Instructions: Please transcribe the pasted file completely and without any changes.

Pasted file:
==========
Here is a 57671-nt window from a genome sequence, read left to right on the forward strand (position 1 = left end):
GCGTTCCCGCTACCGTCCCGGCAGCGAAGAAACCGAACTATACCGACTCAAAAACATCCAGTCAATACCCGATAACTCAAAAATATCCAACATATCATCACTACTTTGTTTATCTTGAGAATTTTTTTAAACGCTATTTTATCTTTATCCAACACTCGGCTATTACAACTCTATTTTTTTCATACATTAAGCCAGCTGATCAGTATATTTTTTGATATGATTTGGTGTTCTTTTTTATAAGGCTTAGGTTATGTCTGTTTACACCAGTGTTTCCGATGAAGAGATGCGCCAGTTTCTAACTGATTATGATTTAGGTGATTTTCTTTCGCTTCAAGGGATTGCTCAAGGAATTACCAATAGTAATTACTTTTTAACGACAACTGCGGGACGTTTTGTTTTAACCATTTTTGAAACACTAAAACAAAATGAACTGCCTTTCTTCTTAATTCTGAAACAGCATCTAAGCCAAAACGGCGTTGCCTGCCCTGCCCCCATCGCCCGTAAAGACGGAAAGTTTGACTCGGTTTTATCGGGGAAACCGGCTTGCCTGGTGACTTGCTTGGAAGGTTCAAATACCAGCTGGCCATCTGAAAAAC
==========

Here is a 57671-nt window from a genome sequence, read left to right on the forward strand (position 1 = left end):
GCGTTCCCGCTACCGTCCCGGCAGCGAAGAAACCGAACTATACCGACTCAAAAACATCCAGTCAATACCCGATAACTCAAAAATATCCAACATATCATCACTACTTTGTTTATCTTGAGAATTTTTTTAAACGCTATTTTATCTTTATCCAACACTCGGCTATTACAACTCTATTTTTTTCATACATTAAGCCAGCTGATCAGTATATTTTTTGATATGATTTGGTGTTCTTTTTTATAAGGCTTAGGTTATGTCTGTTTACACCAGTGTTTCCGATGAAGAGATGCGCCAGTTTCTAACTGATTATGATTTAGGTGATTTTCTTTCGCTTCAAGGGATTGCTCAAGGAATTACCAATAGTAATTACTTTTTAACGACAACTGCGGGACGTTTTGTTTTAACCATTTTTGAAACACTAAAACAAAATGAACTGCCTTTCTTCTTAATTCTGAAACAGCATCTAAGCCAAAACGGCGTTGCCTGCCCTGCCCCCATCGCCCGTAAAGACGGAAAGTTTGACTCGGTTTTATCGGGGAAACCGGCTTGCCTGGTGACTTGCTTGGAAGGTTCAAATACCAGCTGGCCATCTGAAAAAC